Winnipeg Free Press - PRINT EDITION
Gretzky taught United Church nominee a lesson
He once faced down Wayne Gretzky, so maybe the Rev. Jeff Cook is ready for the challenges facing the United Church of Canada.
Cook, co-pastor with his wife, Rev. Carol Fletcher, of Transcona Memorial United Church, is one of 16 people from across Canada -- and the only Manitoban -- who have been nominated to succeed Mardi Tindal as moderator of that large denomination.
Cook's encounter with Gretzky occurred in 1975 when Cook, a Brantford, Ont., resident, was an 18-year-old goalie on a local pickup team.
When not enough players showed up for a game one evening, some "little kids" in the arena asked if they could play against the older guys.
At first, Cook and his friends said no -- they were afraid they'd hurt them, especially one smaller kid with blond hair. But the kids insisted, so they relented.
Only later, after that blond-haired kid dominated the game, did Cook realize he was the up-and-coming phenom named Wayne Gretzky.
"I saw him coming at me, then he was gone and I was flat on my back and the puck was in the net," says Cook, still chuckling at the memory. "He did that three times."
The experience taught Cook, 55, a couple of things: Don't judge too quickly and never underestimate the potential of others. Both will come in handy if he is elected moderator of the 87-year-old denomination at its 41st general council, Aug. 11 to 18 in Ottawa.
"I try not to prejudge things," he says. "I want to be open to learning."
He also knows no matter who is elected moderator, the job can't be done alone.
"God works in community," he says. "We have to work at the challenges together."
And there is a lot of work to do. According to the most recent denominational survey, between 1987 and 2007 the number of congregations fell by 20 per cent, from 4,175 to 3,362, and the number of people attending worship fell 48 per cent, from 387,653 to 204,444. Overall, membership in the denomination has declined from just over a million in 1965 to 510,672 in 2009.
That's the bad news. The good news is 95 per cent of survey respondents feel connected to their local church and 64 per cent said church plays a very significant role in their personal faith. Forty-six per cent help with community outreach, while 67 per cent said they had talked about their faith to a non-churchgoer.
Most also said the "renewal of the United Church as a national organization is an important goal for ministry in the 21st century," according to the researchers, with 80 per cent saying: "God has important work for the United Church to do, and the United Church is uniquely equipped to do it."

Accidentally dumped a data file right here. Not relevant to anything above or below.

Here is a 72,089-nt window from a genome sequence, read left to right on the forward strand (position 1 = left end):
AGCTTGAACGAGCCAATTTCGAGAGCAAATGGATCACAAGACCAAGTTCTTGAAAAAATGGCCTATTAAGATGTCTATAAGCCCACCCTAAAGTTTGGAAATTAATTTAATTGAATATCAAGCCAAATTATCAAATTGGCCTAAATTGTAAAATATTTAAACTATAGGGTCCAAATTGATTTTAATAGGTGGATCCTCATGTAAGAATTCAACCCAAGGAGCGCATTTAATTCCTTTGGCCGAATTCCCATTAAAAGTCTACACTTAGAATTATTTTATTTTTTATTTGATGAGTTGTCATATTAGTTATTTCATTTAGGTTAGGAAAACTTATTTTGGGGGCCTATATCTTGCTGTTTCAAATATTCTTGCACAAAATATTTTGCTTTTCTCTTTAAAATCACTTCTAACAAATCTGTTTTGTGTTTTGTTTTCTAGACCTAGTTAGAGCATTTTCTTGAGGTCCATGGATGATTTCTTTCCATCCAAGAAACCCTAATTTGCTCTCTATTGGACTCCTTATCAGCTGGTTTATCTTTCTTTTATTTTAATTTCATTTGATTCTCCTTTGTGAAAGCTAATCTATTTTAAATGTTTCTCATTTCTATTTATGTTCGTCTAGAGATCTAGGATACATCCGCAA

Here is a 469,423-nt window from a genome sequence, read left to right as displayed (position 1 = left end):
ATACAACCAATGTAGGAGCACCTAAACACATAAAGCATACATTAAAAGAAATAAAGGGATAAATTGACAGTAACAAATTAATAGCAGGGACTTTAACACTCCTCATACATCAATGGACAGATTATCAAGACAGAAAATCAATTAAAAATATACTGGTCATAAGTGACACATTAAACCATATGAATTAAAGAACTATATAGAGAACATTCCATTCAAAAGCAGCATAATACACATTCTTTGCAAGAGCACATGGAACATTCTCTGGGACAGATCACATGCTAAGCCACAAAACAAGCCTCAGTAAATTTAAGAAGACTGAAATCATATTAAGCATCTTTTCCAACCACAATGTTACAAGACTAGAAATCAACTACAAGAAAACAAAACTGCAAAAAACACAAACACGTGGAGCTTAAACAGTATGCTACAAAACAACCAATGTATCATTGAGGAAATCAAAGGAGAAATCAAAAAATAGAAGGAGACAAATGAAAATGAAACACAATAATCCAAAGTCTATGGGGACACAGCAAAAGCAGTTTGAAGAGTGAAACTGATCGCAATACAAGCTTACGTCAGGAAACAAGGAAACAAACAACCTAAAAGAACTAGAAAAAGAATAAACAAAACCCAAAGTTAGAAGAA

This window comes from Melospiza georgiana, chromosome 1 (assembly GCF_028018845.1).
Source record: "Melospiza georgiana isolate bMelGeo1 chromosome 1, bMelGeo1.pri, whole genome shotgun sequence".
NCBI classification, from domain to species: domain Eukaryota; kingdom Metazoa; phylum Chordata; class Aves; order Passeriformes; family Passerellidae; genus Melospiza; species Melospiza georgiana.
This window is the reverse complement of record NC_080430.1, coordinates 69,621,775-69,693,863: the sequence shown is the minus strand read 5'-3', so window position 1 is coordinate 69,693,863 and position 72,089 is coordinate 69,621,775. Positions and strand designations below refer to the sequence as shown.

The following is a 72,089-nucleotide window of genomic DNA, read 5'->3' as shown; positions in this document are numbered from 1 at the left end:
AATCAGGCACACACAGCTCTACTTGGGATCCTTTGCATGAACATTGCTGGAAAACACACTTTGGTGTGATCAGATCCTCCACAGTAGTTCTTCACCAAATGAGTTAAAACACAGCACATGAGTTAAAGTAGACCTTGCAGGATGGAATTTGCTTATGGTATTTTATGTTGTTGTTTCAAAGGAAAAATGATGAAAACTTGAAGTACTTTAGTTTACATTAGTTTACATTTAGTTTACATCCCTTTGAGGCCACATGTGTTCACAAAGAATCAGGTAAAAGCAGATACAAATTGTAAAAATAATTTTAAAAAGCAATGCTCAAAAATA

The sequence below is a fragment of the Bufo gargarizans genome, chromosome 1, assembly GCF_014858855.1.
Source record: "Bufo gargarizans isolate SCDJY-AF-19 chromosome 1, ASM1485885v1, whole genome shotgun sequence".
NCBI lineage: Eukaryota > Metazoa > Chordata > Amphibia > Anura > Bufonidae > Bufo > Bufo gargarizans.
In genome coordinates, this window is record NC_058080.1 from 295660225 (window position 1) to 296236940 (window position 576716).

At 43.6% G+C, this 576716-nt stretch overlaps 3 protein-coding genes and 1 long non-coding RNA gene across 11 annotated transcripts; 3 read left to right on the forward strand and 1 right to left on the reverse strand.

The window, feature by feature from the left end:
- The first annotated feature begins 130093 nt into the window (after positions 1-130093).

"Something is happening in our church," he says. "God is stirring something up."
That said, he realizes there are plenty of challenges.
"We all know the situation the church is facing -- a decline in members, a drop in finances, falling attendance at worship services," he says.
He attributes the challenges partly to changing times, something that is affecting many denominations.
"We don't live in the same culture as the 1950s," he says of the time when many Canadians went to church on a regular basis and the United Church, in particular, was a recognized authority in Canadian society.
"Back then, if the United Church moderator said something, it could be front-page news. Those days are gone."
He also thinks the church missed some warning signs of danger back in the 1960s and failed to take corrective action.
"I hesitate to play the what-if game," he says. "But maybe we developed a false sense of where the church was at back then."
As for the current situation, Cook realizes it isn't ideal but also thinks this might be exactly the path God wants the United Church to travel.
"Sometimes God is willing to let people go places they'd prefer not to go in order to learn something new about God," he says. "This time of uncertainty and these challenges may be good for us. We shouldn't try to run from them too quickly."
One thing he thinks the church could do more of is focusing on "spiritual disciplines and practices."
"We are called to be faithful disciples of Christ, to trust God and be a people of prayer," he says, adding "there is no blueprint for change, just a need to trust God and look for ways to connect with the resurrected Christ with honesty, integrity and courage."
Of his nomination, Cook says he was "humbled" to be nominated by the Winnipeg presbytery.
"I think I have some things to offer," he says, adding, "whatever I do, I always want to be grounded in the biblical story and in what God is calling us to do. We need to listen to what God is doing in the world today and hear what God wants us to do as a church."
Republished from the Winnipeg Free Press print edition July 7, 2012 j13
(1 of 24 articles for this month)05/25/2013 1:00 AM 0